ClinicalTrials.gov
ClinicalTrials.gov Menu

Workload of Water Polo Players Following a Phosphorus Manipulated High Carbohydrate Meal

The safety and scientific validity of this study is the responsibility of the study sponsor and investigators. Listing a study does not mean it has been evaluated by the U.S. Federal Government. Know the risks and potential benefits of clinical studies and talk to your health care provider before participating. Read our disclaimer for details.
ClinicalTrials.gov Identifier: NCT03101215
Recruitment Status : Recruiting
First Posted : April 5, 2017
Last Update Posted : April 5, 2017
Sponsor:
Information provided by (Responsible Party):
Omar Obeid, American University of Beirut Medical Center

Brief Summary:
Phosphorus is a widely used sport supplement. Most athletes who use it follow a phosphorus loading approach which consists of a weeklong phosphorus intake of 3-4 gr per day for optimal effect. The ergogenic potential of phosphorus is believed to be related to several factors including its ability to a) enhance ATP availability for energy expenditure and b) increase plasma content of 2.3-DPG (2.3-disphosphoglycerate) that is known to reduce oxygen affinity to hemoglobin and consequently enhances its release in the exercising tissue. Additionally, phosphorus was reported to increase peripheral glucose uptake and thus glycogenesis and glycogen storage. We have recently observed that the peripheral glucose uptake was stimulated by co-ingestion of phosphorus with meal, while pre ingestion failed to do so. Thus it is reasonable to postulate that phosphorus co-ingestion with meal improves ergogenesis through enhancing glycogen storage. The aim of this experiment is to investigate whether acute phosphate supplementation of a glucose load is responsible for the performance enhancement. This may help in explaining the controversies surrounding the impact of phosphorus on performance. A cross over study will be conducted on water polo players. In brief, overnight fasted subjects, will be given glucose load with or without phosphorus. Three hours later their performance will be measured using an ergometer cycling machine.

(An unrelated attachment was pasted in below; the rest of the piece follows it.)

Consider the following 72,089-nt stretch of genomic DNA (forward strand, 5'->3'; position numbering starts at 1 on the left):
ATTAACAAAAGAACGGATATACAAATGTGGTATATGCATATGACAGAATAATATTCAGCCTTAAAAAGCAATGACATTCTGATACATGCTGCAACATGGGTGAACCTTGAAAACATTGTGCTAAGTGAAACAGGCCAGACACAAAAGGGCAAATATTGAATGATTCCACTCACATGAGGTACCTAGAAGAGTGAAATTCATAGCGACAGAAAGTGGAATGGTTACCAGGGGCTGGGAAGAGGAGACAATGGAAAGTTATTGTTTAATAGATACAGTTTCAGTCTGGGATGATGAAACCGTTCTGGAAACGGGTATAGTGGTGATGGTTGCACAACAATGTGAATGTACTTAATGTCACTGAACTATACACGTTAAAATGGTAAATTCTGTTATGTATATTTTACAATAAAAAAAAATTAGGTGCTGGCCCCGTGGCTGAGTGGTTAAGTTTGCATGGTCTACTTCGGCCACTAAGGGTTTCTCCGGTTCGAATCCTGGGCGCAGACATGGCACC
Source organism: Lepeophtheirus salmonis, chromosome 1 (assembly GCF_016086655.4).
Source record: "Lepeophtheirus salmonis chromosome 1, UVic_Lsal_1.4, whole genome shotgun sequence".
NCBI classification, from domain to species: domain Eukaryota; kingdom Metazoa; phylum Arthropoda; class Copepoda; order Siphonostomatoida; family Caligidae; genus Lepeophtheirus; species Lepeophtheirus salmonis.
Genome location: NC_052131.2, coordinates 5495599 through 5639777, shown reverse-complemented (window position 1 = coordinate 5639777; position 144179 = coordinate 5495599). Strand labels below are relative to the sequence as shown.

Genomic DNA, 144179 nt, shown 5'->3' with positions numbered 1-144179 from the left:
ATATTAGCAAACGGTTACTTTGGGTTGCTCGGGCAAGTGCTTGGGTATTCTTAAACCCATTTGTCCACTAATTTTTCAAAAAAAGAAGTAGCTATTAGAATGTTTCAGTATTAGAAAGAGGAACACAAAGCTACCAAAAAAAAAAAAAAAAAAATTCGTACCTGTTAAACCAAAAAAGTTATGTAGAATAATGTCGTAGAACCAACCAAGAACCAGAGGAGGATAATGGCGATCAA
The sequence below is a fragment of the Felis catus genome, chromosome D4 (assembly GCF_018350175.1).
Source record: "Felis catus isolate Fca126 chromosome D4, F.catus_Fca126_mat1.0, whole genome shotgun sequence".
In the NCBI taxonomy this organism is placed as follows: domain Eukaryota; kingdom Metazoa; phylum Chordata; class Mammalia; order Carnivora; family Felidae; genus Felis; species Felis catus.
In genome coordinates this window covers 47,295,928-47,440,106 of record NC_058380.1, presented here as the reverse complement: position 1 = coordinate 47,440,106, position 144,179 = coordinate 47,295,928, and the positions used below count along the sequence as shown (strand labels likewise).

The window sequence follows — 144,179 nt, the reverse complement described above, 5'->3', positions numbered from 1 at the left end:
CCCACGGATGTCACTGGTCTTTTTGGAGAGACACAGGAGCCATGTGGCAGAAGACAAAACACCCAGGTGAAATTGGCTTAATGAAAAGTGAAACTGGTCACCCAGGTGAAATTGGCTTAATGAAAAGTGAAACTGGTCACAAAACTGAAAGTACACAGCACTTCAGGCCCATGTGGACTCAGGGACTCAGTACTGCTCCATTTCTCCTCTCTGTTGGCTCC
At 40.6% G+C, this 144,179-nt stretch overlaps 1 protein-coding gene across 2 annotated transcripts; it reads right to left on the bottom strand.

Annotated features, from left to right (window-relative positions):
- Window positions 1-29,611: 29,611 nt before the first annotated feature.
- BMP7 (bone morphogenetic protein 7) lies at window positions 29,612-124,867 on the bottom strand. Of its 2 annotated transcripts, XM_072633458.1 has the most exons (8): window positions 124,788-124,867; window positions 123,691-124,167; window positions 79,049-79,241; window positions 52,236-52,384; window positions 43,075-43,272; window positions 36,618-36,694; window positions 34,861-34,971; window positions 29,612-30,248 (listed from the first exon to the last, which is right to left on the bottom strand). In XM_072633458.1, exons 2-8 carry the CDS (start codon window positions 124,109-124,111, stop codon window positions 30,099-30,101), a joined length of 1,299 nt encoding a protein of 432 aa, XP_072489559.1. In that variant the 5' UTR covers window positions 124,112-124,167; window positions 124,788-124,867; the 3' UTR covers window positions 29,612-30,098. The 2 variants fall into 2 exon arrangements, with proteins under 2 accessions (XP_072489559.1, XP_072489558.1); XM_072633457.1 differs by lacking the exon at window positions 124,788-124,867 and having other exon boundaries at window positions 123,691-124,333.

Condition or disease Intervention/treatment Phase
Energy Expenditure Dietary Supplement: phosphorus Not Applicable

  Show Detailed Description

Study Type : Interventional  (Clinical Trial)
Estimated Enrollment : 17 participants
Allocation: Randomized
Intervention Model: Crossover Assignment
Masking: Double (Participant, Investigator)
Primary Purpose: Basic Science
Official Title: Workload of Water Polo Players Following a Phosphorus Manipulated High Carbohydrate Meal
Actual Study Start Date : March 24, 2017
Estimated Primary Completion Date : March 24, 2018
Estimated Study Completion Date : March 24, 2018

Resource links provided by the National Library of Medicine

MedlinePlus related topics: Drinking Water
Drug Information available for: Phosphorus

Arm Intervention/treatment
Placebo Comparator: Placebo
glucose drink (100g) with placebo tablets
Dietary Supplement: phosphorus
adding of phosphorus to high carbohydrate meal

Active Comparator: phosphorus
Glucose drink (100g) with phosphorus tablets (400 mg of phosphorus)
Dietary Supplement: phosphorus
adding of phosphorus to high carbohydrate meal




Primary Outcome Measures :
  1. workload or performance enhancement or METs [ Time Frame: up to 40 min ]
    power (watt) and time to exhaustion



Information from the National Library of Medicine

Choosing to participate in a study is an important personal decision. Talk with your doctor and family members or friends about deciding to join a study. To learn more about this study, you or your doctor may contact the study research staff using the contacts provided below. For general information, Learn About Clinical Studies.


Ages Eligible for Study:   18 Years to 25 Years   (Adult)
Sexes Eligible for Study:   Male
Gender Based Eligibility:   Yes
Accepts Healthy Volunteers:   Yes
Criteria

Inclusion Criteria:

  • water polo player

Exclusion Criteria:


Information from the National Library of Medicine

To learn more about this study, you or your doctor may contact the study research staff using the contact information provided by the sponsor.

Please refer to this study by its ClinicalTrials.gov identifier (NCT number): NCT03101215


Contacts
Contact: Omar Obeid, PhD 00961 1 350000 ext 4440 oo01@aub.edu.lb

Locations
Lebanon
American University of Beirut Recruiting
Beirut, Lebanon
Contact: Omar Obeid, PhD         
Sponsors and Collaborators
American University of Beirut Medical Center
Investigators
Principal Investigator: omar obeid, PhD American University of Beirut Medical Center

Publications:

Responsible Party: Omar Obeid, Professor, American University of Beirut Medical Center
ClinicalTrials.gov Identifier: NCT03101215     History of Changes
Other Study ID Numbers: NUT:OO:24
First Posted: April 5, 2017    Key Record Dates
Last Update Posted: April 5, 2017
Last Verified: April 2017
Individual Participant Data (IPD) Sharing Statement:
Plan to Share IPD: No

Studies a U.S. FDA-regulated Drug Product: No
Studies a U.S. FDA-regulated Device Product: No